Agent Dolls is part of a special division of the U.S. Marshals that deals with supernatural phenomena, which includes but certainly isn’t limited to demon-hunting. He’s also probably the most logical and level-headed member of Wynonna Earp’s rag-tag revenant-slaying team.

Often in the line of fire and heavily involved in the show’s biggest fight sequences, actor Shamier Anderson found that a lot of his pre-Earp training (and gun training in particular) came into play portraying Dolls.

“I actually wanted to become a police officer,” says Anderson. “I went to school for criminology and did a lot of tactical training on the side, so when it came to the on-set applications, it was kind of second nature to me, given my background. And it was just like I was a kid in a candy store.”

We spoke with Anderson about becoming Dolls, the on-set environments and some of this season’s biggest and most challenging scenes.

Looking at the relationship between Dolls and Wynonna and the development of both of these characters, what was it like to develop that dynamic?

First of all, Melanie [Scrofano]’s an incredible actress who is extremely giving on set. So it was a breeze to work opposite her. There were so many moments where I would catch myself watching her as opposed to acting in a scene with her because she was so real in everything she did when it came to Wynonna. She really embodied that character to the point where it was like Melanie and Wynonna were one in the same. The majority of my scenes were with her so she just made that process extremely, extremely easy.

You have two actors who are open with each other and receptive, [and] you get a nice, organic relationship growing on-screen, which is an actor’s dream.

One of the most standout scenes of the season so far is in Episode 11 — the storming of the homestead. What was that scene like to shoot and what was that day like on set?

Oh boy, storming the homestead. That was a lot of fun. It was very noisy. A lot of gunfire, a lot of squibs, a lot of bomb explosions. I’ve never been in a war zone but I really felt like I was in a war zone that day. I felt like Tom Cruise. It was amazing.

Did you find that a lot of your training and preparation really came into play in that scene? Were there other scenes that used a lot of your training?

Pretty much anything that has to do with physicality, fighting, or using my firearms was always something that I loved…but that scene specifically definitely put my training [to the test]. It was real.

I really had to be in all of those explosions, hear all that gunfire, had to fire off my 10 blank rounds, had to do the roll, deal with loud noises and smoke. So it wasn’t acting for me anymore at that point, it was real-life…those reactions that you see the yelling, those crouches, those jumps, those twitches — that was all real reaction given what was happening around me.

In the most recent episode, we see a new side of Dolls: Dolls in a tux. What was it like exploring that new side of the character?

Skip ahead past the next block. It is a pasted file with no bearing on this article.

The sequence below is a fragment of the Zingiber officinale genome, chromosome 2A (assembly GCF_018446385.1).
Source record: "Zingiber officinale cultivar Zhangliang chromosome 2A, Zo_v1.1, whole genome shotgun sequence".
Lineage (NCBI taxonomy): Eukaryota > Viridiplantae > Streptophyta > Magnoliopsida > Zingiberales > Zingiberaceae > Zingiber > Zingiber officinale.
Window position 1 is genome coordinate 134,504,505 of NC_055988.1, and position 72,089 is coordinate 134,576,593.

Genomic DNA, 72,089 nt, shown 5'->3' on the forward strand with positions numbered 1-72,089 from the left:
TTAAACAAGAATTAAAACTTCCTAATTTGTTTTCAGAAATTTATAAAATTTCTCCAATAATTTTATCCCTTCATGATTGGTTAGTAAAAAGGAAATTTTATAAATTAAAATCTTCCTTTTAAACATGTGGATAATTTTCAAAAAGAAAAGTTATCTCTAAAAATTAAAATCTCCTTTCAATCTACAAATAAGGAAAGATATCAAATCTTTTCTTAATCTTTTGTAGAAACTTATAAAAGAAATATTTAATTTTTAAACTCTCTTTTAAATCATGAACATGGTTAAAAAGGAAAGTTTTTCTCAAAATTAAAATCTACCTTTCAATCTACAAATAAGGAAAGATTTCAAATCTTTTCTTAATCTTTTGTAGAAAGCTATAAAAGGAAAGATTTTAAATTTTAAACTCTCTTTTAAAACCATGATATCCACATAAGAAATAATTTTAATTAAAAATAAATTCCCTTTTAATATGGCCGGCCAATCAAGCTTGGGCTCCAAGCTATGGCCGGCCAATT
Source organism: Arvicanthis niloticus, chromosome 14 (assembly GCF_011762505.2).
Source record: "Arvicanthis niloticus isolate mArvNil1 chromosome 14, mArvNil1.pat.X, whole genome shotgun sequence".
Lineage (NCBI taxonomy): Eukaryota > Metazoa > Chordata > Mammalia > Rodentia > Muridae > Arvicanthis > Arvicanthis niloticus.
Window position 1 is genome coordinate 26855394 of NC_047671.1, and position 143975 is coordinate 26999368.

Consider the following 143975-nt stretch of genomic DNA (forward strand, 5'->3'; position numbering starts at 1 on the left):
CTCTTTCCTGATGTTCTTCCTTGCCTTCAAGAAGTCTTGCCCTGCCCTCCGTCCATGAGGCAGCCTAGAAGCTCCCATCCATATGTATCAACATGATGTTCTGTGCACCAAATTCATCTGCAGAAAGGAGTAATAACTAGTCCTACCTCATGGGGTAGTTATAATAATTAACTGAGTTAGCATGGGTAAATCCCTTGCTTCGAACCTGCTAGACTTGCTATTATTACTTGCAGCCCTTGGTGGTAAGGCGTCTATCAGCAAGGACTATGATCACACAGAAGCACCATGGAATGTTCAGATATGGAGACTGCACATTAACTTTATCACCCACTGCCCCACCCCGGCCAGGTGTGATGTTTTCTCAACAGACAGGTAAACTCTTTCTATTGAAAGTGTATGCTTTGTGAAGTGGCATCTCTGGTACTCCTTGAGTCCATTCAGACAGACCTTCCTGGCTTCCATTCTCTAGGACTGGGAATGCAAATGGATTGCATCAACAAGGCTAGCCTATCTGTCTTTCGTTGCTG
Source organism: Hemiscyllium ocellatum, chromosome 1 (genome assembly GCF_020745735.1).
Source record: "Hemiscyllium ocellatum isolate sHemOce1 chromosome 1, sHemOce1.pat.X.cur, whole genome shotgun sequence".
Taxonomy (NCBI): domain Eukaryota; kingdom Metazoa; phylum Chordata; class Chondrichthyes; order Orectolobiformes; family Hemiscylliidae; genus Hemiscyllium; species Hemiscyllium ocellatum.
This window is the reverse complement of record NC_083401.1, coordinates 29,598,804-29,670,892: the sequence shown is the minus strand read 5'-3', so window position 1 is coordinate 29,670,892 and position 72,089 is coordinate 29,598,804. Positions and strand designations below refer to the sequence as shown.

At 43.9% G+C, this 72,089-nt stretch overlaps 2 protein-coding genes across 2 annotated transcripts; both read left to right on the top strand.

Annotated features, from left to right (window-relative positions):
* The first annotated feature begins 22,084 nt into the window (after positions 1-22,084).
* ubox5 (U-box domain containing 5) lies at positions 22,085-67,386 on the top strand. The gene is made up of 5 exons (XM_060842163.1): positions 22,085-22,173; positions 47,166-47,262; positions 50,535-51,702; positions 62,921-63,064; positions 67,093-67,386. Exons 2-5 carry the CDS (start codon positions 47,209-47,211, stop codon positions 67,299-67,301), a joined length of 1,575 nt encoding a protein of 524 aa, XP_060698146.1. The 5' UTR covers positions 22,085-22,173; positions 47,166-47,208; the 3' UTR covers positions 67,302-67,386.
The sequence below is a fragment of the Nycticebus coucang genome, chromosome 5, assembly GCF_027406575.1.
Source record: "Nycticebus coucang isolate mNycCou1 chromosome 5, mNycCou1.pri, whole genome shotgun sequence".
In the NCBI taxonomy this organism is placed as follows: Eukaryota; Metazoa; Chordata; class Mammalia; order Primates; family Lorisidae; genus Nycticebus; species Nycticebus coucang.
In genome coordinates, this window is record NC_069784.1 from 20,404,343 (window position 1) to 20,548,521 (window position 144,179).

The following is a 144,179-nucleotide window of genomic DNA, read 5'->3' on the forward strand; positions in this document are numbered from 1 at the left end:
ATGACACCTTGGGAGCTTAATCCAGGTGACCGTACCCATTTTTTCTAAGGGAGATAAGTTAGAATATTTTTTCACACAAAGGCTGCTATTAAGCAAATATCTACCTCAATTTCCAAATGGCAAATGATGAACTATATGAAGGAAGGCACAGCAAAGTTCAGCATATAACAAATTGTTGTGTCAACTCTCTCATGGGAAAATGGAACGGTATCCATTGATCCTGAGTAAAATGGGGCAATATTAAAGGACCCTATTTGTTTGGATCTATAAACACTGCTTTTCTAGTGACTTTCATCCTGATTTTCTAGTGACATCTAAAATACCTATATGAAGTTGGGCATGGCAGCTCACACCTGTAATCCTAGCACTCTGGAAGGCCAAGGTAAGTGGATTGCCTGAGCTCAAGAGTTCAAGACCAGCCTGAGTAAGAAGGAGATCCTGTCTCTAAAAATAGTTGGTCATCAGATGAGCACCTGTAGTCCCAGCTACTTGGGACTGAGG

I kind of embody different superstar actors when I’m on set, so that scene with the fighting and the shooting, that felt like Tom Cruise. The scenes where I’m dressed up in a suit, I felt like James Bond. Those days were so cool because everybody got to dress up and it was such a treat seeing everyone all glamorous. And it was nice because Dolls doesn’t get dressed up very often.

We filmed that on one of the last days of filming and so…it was nice celebrating the way we did, being all dressed up.

Jumping back to Episode 10, that was one that seemed like there were probably some pretty challenging scenes to shoot. Were you freezing for most of that episode?

Oh my goodness, freezing is an understatement. It was so, so cold. My lips were purple. I think I left half of my toes in Calgary. I’m currently defrosting as we speak.

The scene with the wolf in Episode 10 is one that really stands out. What was that scene like to shoot?

First of all, that was a real life timber wolf. It was huge, it was scary, but funny — it was just like a little puppy. It wanted to be pet, it was crying and whimpering. It was actually more scared of us than we were scared of it. They’re so domesticated and the wranglers were telling us…they’ve had them since they were puppies. It was just like having a dog, it really was. But it’s interesting because when they do something, some sort of trick that kind of turns on all those wolf instincts, my goodness — I’m very very glad I was behind the window for that scene because those animals are fierce.

Are there other scenes that stick out to you as particularly challenging or demanding?

The fight scene [with Doc in Episode 8] was very challenging because we had to do those sequences over and over and over again. Hours and hours, different angles, different lenses. It was definitely a daunting task because the body can only take so much beating before it gives up you. I had to drink a lot of Red Bull that day just to keep myself alert and alive. That was one of the more difficult scenes of my career.

This interview has been edited for brevity and clarity.